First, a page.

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Materials Nanoarchitectonics

Materials Nanoarchitectonics

Katsuhiko Ariga (Editor), Mitsuhiro Ebara (Editor)

ISBN: 978-3-527-80830-4

Jan 2018

328 pages

$164.99

Description

A unique overview of the manufacture of and applications for materials nanoarchitectonics, placing otherwise hard-to-find information in context.
Edited by highly respected researchers from the most renowned materials science institute in Japan, the first part of this volume focuses on the fabrication and characterization of zero to three-dimensional nanomaterials, while the second part presents already existing as well as emerging applications in physics, chemistry, biology, and biomedicine.

1 Change Thinking toward Nanoarchitectonics 1
Katsuhiko Ariga andMasakazu Aono

1.1 From Nanotechnology to Nanoarchitectonics 1

1.2 Way of Nanoarchitectonics 2

1.3 Materials Nanoarchitectonics 3

References 4

Part I Zero- and One-Dimensional Nanoarchitectonics 7

2 Architectonics in Nanoparticles 9
Qingmin Ji, Xinbang Liu, and Ke Yin

2.1 Introduction 9

2.2 Soft Nanoparticles 10

2.2.1 Smart Polymer Nanoparticles 10

2.2.1.1 Multi-Responsive Polymer Nanoparticles for Biological Therapy 10

2.2.1.2 Optoelectrical Polymer Nanoparticles 12

2.2.2 Nanoparticles from Biomimetic Assembly 13

2.3 Hierarchical Architecturing of Solid Nanoparticles 15

2.3.1 Porous Nanoparticles 15

2.3.2 Layered Nanoparticles 19

2.4 Janus (Asymmetric) Nanoparticles 21

2.5 Functional Architectures on the Surface of Nanoparticles 23

2.6 Summary 24

References 25

3 Aspects of One-Dimensional Nanostructures: Synthesis, Characterization, and Applications 33
Amit Dalui, Ali Hossain Khan, Bapi Pradhan, Srabanti Ghosh, and Somobrata Acharya

3.1 Introduction 33

3.2 Synthesis of NCs 35

3.2.1 Organometallic Synthesis Method 37

3.2.2 Single-Source Molecular Precursor Methods 37

3.2.3 Solvothermal/HydrothermalMethods 39

3.2.4 Template-Assisted Growth Methods 39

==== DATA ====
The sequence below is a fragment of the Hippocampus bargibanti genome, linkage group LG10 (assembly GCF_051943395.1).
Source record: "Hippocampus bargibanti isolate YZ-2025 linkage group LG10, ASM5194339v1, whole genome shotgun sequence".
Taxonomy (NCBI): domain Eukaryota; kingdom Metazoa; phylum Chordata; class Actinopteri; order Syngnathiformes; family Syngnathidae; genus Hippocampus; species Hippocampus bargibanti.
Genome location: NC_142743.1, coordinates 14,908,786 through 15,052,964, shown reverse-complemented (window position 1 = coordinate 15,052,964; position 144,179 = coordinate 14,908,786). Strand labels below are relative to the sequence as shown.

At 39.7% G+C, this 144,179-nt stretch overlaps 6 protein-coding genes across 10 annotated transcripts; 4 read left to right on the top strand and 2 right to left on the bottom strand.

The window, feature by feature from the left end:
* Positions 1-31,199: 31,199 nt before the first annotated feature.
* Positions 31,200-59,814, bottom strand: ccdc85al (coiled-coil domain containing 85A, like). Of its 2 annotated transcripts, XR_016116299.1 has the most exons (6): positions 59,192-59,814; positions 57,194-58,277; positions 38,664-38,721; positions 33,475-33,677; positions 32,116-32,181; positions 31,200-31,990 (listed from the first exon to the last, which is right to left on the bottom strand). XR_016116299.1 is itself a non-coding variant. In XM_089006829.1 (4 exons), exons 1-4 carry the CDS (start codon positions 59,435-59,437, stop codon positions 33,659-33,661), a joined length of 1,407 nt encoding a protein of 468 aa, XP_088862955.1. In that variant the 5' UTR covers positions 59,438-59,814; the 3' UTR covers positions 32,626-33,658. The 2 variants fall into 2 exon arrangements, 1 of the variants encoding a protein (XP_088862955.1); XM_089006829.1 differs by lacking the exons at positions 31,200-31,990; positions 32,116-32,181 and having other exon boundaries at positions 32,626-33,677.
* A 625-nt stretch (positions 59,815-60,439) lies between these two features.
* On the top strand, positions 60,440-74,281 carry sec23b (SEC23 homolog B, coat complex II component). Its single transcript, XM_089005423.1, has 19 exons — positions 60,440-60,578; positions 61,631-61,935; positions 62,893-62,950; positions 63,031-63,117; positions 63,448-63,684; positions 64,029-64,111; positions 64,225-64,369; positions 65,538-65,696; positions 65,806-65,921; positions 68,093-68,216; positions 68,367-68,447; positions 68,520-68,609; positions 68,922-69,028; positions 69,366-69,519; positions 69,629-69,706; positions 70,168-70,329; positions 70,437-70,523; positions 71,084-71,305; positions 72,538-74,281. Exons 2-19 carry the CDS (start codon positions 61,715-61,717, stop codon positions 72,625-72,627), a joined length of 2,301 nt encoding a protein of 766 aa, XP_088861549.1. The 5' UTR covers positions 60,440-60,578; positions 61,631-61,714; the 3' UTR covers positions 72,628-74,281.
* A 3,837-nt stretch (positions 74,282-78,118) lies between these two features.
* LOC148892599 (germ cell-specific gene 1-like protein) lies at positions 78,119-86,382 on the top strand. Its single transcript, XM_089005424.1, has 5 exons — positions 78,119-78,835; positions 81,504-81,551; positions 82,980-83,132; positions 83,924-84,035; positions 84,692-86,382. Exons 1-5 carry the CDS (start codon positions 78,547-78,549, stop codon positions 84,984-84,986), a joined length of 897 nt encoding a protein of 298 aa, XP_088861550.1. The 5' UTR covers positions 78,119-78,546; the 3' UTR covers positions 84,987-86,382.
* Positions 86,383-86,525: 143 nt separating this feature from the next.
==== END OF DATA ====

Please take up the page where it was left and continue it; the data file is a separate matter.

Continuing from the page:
3.3 Growth Mechanisms of 1D Nanocrystals 40

3.3.1 Solution–Liquid–Solid (SLS) Growth Approach 40

3.3.2 Oriented Attachment Growth Mechanism 40

3.3.3 Kinetically Induced Anisotropic Growth 42

3.3.3.1 Surface Energy and Selective Ligand Adhesion 42

3.3.3.2 Influence of the Phase of the Crystalline Seed Materials 43

3.3.3.3 Interplay betweenThermodynamic or Kinetic Growth Regimes 43

3.4 Post-SyntheticModification 44

3.4.1 Post-Synthetic Surface Modification 44

3.4.2 Post-Synthetic Chemical Transformation of NCs 47

3.5 Essential Characterization Techniques 48

3.6 Promising Applications of 1D NCs 50

3.6.1 Optical Polarization 50

3.6.2 Field-Effect Transistors 54

3.6.3 Photovoltaic Applications 57

3.6.4 Photodetection and Sensing 60

3.6.5 Catalysis 62

3.7 Summary and Conclusions 65

References 66

4 Tubular Nanocontainers for Drug Delivery 85
Yusuf Darrat, Ekaterina Naumenko, Giuseppe Cavallaro, Giuseppe Lazzara, Yuri Lvov, and Rawil Fakhrullin

4.1 Introduction 85

4.2 Carbon Nanotubes for Drug Delivery 86

4.2.1 Characteristics of Carbon Nanotubes 86

4.2.2 Functionalization of CNTs for Drug Delivery 87

4.2.3 Uptake of Carbon Nanotubes 87

4.2.4 Hybrid Materials 88

4.2.5 Vaccine Treatment 89

4.2.6 Cancer Treatment 90

4.2.7 Gene Therapy 90

4.2.8 Toxicity 90

4.3 Halloysite-Nanotube-Based Carriers for Drug Delivery 91

4.3.1 Halloysite Nanotubes: A Biocompatible Clay with Drug Delivery Capacity 91

4.3.2 Modified Halloysite Nanotubes with a Time-Extended Effect on the Drug Release 91

4.3.3 Covalently Functionalized Halloysite Nanotubes as Drug Delivery Systems Sensitive to Specific External Stimuli 93

4.3.4 Hybrids Based on Halloysite Nanotubes as Dual Drug Delivery Systems 94

4.4 Tubular Nanosized Drug Carriers: Uptake Mechanisms 95

4.5 Conclusions 100

References 102

Part II Two-Dimensional Nanoarchitectonics 109

5 Graphene Nanotechnology 111
Katsunori Wakabayashi

5.1 Introduction 111

5.2 Electronic States of Graphene 112

5.3 Graphene Nanoribbons and Edge States 112

5.4 Spintronic Properties of Graphene 115

5.4.1 Electric Field Induced Half-Metallicity 117

5.5 Summary 119

References 120

6 Nanoarchitectonics of Multilayer Shells toward Biomedical Application 125
Wei Cui and Junbai Li

6.1 Introduction 125

6.2 Hollow-Structured Multilayers 126

6.3 Multilayer Shells on Template 130

6.4 Summary and Outlook 135

Acknowledgments 135

References 136

7 Layered Nanoarchitectonics with Layer-by-Layer Assembly Strategy for Biomedical Applications 141
Wei Qi and Jing Yan

7.1 Layer-by-Layer Assembly Technique 142

7.1.1 Basics of LbL 142

7.1.2 Dipping Coating 142

7.1.3 Spin Coating 143

7.1.4 Spray Coating 144

7.2 LbL-Assembled Layer Architectures with Tunable Properties 144

7.3 The Application of the LbL-Assembled Layer Architectures in Biomedicine 146

7.3.1 Biosensing 146

7.3.2 Drug Delivery 148

7.3.3 Cellular and Tissue Engineering 148

7.4 Summary and Outlook 149

Acknowledgment 150

References 150

8 Emerging 2D Materials 155
Ken Sakaushi

8.1 Introduction 155